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This poem is taken from PN Review 219, Volume 41 Number 1, September - October 2014.

Two Poems Rory Waterman
Ave Maria

So I pushed, like an eager pilgrim, up to the shrine,
up switchbacks of calcareous rock, alternately baked
and shaded by the olives and carobs, that rock.
Then cobbles spread near the summit – a rust-lidded well
hiding in a corner – and where they flattened out
it waited with its dark door, flat white walls,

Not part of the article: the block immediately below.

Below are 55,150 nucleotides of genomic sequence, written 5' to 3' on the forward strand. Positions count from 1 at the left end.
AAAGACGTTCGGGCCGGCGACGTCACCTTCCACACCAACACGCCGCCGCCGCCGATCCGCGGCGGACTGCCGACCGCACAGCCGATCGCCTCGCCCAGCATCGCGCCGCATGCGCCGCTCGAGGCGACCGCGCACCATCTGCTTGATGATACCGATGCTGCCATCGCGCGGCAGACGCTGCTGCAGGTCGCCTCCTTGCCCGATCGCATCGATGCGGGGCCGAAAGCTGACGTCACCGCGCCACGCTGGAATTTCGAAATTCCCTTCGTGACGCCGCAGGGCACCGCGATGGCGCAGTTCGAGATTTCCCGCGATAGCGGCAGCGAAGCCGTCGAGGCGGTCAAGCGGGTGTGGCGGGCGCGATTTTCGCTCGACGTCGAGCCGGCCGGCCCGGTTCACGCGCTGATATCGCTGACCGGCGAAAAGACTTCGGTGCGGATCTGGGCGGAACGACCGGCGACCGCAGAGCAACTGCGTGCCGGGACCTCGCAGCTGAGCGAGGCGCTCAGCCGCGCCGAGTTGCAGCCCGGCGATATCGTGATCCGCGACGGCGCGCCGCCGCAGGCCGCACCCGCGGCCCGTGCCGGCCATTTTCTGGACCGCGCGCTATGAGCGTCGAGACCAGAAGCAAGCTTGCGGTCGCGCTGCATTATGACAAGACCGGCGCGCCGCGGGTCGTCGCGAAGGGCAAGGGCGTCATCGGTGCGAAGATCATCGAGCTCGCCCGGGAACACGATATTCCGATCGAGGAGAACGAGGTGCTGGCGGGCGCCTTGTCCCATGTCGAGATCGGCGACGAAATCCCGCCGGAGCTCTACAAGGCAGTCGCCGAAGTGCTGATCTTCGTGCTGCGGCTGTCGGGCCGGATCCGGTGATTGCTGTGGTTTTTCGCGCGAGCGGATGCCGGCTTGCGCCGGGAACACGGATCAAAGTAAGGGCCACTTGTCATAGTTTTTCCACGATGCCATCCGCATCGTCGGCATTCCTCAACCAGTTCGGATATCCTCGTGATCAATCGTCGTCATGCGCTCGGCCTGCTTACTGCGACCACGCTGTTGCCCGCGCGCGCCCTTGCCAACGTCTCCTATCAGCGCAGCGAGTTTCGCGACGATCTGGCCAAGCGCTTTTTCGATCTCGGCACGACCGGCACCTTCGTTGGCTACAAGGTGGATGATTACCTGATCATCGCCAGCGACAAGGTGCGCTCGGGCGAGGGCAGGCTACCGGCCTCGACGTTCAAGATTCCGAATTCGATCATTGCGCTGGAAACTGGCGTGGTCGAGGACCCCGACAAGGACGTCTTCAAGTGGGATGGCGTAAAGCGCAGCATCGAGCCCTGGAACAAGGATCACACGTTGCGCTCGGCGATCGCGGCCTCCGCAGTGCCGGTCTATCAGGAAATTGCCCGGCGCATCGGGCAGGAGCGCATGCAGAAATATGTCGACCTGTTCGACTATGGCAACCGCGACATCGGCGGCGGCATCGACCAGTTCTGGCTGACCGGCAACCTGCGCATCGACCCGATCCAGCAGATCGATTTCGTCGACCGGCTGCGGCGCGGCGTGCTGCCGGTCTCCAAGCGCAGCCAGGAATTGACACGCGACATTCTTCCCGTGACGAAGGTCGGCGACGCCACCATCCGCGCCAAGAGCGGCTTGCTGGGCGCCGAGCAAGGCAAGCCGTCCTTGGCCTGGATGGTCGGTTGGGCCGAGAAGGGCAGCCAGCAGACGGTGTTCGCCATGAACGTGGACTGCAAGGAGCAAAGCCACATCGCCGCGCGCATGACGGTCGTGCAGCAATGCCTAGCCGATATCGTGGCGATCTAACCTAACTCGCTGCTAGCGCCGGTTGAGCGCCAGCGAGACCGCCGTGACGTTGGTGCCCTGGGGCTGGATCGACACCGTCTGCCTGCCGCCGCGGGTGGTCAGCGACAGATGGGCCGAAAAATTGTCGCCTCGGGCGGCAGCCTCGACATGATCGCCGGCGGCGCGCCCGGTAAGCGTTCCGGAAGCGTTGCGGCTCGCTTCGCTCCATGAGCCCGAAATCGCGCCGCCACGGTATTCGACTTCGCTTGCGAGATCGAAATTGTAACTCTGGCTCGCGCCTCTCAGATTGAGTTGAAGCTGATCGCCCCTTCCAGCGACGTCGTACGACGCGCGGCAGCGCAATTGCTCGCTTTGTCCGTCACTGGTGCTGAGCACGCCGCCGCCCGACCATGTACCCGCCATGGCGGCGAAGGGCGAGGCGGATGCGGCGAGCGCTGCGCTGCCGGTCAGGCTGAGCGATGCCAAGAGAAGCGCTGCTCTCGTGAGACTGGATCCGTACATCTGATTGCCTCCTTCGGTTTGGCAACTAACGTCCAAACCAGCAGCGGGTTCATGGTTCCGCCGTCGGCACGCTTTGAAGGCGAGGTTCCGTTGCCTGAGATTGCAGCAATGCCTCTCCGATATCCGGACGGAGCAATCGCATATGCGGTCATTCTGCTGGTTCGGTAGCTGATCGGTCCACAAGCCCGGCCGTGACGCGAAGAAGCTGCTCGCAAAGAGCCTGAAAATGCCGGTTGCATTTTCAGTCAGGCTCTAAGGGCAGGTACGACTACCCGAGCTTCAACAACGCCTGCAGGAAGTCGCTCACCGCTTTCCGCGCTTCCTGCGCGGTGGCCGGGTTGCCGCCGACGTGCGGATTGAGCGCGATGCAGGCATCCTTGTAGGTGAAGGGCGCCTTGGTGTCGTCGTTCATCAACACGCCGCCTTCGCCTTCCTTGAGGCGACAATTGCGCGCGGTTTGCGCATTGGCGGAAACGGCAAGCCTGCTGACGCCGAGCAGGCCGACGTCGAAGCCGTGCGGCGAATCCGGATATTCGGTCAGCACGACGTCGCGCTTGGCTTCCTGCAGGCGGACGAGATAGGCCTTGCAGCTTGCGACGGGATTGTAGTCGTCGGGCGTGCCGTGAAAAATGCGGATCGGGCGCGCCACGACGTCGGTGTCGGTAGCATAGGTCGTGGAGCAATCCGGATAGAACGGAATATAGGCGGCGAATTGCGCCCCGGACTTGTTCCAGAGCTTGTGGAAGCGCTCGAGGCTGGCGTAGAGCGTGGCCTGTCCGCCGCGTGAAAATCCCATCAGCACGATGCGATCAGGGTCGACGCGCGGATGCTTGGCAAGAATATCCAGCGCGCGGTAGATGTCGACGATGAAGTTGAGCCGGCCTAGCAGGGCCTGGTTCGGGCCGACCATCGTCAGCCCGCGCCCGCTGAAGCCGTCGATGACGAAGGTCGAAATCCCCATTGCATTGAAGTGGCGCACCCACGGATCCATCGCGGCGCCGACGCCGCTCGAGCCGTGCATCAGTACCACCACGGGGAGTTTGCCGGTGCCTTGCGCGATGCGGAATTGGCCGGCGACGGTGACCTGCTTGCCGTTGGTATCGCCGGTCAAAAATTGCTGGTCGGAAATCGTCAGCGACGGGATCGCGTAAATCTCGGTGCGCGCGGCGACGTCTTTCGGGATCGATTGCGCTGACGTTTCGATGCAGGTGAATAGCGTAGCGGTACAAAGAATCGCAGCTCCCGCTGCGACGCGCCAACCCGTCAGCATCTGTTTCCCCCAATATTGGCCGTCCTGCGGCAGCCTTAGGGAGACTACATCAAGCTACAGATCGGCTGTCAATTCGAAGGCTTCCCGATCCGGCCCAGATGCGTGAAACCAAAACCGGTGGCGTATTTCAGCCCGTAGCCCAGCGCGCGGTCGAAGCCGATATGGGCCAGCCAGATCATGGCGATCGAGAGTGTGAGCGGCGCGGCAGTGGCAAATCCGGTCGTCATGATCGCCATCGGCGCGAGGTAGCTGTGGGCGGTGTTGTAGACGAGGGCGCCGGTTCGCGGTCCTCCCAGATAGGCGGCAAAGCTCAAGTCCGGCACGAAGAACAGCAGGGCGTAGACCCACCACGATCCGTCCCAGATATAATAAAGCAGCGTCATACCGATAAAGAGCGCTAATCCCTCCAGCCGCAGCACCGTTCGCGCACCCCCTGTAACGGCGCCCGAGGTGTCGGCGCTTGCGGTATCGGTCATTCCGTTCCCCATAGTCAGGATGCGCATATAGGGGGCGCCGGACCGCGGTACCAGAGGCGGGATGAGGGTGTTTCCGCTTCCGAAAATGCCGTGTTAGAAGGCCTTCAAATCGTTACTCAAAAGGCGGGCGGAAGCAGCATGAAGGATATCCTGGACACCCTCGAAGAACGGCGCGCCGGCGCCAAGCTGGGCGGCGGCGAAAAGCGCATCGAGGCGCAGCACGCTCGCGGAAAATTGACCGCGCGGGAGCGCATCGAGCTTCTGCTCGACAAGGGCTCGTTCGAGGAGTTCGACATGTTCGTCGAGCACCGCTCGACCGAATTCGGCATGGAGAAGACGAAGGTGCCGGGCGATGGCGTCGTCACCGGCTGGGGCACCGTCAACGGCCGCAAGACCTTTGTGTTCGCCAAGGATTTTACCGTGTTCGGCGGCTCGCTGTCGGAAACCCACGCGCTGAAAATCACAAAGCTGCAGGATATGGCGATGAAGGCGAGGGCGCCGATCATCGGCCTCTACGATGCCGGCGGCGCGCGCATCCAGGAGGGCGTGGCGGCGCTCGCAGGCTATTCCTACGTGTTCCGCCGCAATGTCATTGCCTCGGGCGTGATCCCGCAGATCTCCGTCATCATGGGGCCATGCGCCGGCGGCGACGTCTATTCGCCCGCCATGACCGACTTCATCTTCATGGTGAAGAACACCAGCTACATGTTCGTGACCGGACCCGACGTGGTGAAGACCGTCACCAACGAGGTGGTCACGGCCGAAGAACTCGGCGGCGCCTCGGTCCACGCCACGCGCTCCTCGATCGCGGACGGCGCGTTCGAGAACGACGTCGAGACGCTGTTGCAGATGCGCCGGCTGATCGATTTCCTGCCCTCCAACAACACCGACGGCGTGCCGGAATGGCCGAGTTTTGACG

a wave of brown-tiled roof, a cracked rose window.
Bells clanked brightly down in the shadowed town
where cars pressed to and fro, on the verge of silence.
A butterfly bounced across. A plane hit a mountain
but slid out the other side like a threaded needle.
Forcing the handle made the shrine door screech

and the bus-stop-sized room seemed too dark. But there they were,
ready to give their blessings for my offerings:
their unfitted crowns, dull and preposterous,
...


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